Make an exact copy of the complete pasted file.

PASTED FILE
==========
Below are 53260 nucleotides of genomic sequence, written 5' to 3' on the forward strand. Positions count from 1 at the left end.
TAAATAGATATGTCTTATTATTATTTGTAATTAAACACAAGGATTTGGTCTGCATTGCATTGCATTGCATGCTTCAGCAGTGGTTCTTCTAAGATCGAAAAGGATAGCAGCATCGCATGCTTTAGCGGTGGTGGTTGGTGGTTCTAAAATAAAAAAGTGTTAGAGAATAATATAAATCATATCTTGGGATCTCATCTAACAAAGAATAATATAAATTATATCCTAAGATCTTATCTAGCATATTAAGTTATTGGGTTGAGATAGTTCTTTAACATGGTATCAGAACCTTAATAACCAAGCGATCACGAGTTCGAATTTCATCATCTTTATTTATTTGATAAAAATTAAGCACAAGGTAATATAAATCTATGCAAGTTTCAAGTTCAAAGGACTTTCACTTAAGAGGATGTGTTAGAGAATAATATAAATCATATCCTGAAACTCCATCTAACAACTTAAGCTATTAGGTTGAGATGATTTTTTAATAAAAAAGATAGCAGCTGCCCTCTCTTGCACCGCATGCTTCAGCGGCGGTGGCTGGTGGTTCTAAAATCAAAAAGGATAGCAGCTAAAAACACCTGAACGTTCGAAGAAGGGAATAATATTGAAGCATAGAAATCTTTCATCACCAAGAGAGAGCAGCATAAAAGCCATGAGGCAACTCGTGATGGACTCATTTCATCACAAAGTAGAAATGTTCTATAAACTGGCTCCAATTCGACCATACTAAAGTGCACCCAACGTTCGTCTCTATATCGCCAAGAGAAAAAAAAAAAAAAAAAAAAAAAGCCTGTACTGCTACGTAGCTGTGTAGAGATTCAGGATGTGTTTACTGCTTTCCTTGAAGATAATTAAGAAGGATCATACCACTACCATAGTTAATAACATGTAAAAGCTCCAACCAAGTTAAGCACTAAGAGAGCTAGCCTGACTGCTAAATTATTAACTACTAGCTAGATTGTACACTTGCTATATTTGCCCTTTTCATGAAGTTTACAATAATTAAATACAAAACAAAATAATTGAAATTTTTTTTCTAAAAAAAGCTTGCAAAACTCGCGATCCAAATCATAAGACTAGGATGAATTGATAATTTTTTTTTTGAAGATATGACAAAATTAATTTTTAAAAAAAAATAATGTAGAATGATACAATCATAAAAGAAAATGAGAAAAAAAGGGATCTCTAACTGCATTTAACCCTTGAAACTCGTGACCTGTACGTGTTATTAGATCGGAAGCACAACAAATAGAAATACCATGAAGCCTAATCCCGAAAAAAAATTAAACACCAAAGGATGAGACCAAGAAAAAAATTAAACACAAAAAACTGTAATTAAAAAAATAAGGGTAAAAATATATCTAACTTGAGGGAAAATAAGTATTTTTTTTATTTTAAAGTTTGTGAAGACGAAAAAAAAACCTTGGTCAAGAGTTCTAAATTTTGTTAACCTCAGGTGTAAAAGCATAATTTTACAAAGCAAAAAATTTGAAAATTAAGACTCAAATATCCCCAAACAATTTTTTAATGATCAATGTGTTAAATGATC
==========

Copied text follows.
Below are 53260 nucleotides of genomic sequence, written 5' to 3' on the forward strand. Positions count from 1 at the left end.
TAAATAGATATGTCTTATTATTATTTGTAATTAAACACAAGGATTTGGTCTGCATTGCATTGCATTGCATGCTTCAGCAGTGGTTCTTCTAAGATCGAAAAGGATAGCAGCATCGCATGCTTTAGCGGTGGTGGTTGGTGGTTCTAAAATAAAAAAGTGTTAGAGAATAATATAAATCATATCTTGGGATCTCATCTAACAAAGAATAATATAAATTATATCCTAAGATCTTATCTAGCATATTAAGTTATTGGGTTGAGATAGTTCTTTAACATGGTATCAGAACCTTAATAACCAAGCGATCACGAGTTCGAATTTCATCATCTTTATTTATTTGATAAAAATTAAGCACAAGGTAATATAAATCTATGCAAGTTTCAAGTTCAAAGGACTTTCACTTAAGAGGATGTGTTAGAGAATAATATAAATCATATCCTGAAACTCCATCTAACAACTTAAGCTATTAGGTTGAGATGATTTTTTAATAAAAAAGATAGCAGCTGCCCTCTCTTGCACCGCATGCTTCAGCGGCGGTGGCTGGTGGTTCTAAAATCAAAAAGGATAGCAGCTAAAAACACCTGAACGTTCGAAGAAGGGAATAATATTGAAGCATAGAAATCTTTCATCACCAAGAGAGAGCAGCATAAAAGCCATGAGGCAACTCGTGATGGACTCATTTCATCACAAAGTAGAAATGTTCTATAAACTGGCTCCAATTCGACCATACTAAAGTGCACCCAACGTTCGTCTCTATATCGCCAAGAGAAAAAAAAAAAAAAAAAAAAAAAGCCTGTACTGCTACGTAGCTGTGTAGAGATTCAGGATGTGTTTACTGCTTTCCTTGAAGATAATTAAGAAGGATCATACCACTACCATAGTTAATAACATGTAAAAGCTCCAACCAAGTTAAGCACTAAGAGAGCTAGCCTGACTGCTAAATTATTAACTACTAGCTAGATTGTACACTTGCTATATTTGCCCTTTTCATGAAGTTTACAATAATTAAATACAAAACAAAATAATTGAAATTTTTTTTCTAAAAAAAGCTTGCAAAACTCGCGATCCAAATCATAAGACTAGGATGAATTGATAATTTTTTTTTTGAAGATATGACAAAATTAATTTTTAAAAAAAAATAATGTAGAATGATACAATCATAAAAGAAAATGAGAAAAAAAGGGATCTCTAACTGCATTTAACCCTTGAAACTCGTGACCTGTACGTGTTATTAGATCGGAAGCACAACAAATAGAAATACCATGAAGCCTAATCCCGAAAAAAAATTAAACACCAAAGGATGAGACCAAGAAAAAAATTAAACACAAAAAACTGTAATTAAAAAAATAAGGGTAAAAATATATCTAACTTGAGGGAAAATAAGTATTTTTTTTATTTTAAAGTTTGTGAAGACGAAAAAAAAACCTTGGTCAAGAGTTCTAAATTTTGTTAACCTCAGGTGTAAAAGCATAATTTTACAAAGCAAAAAATTTGAAAATTAAGACTCAAATATCCCCAAACAATTTTTTAATGATCAATGTGTTAAATGATC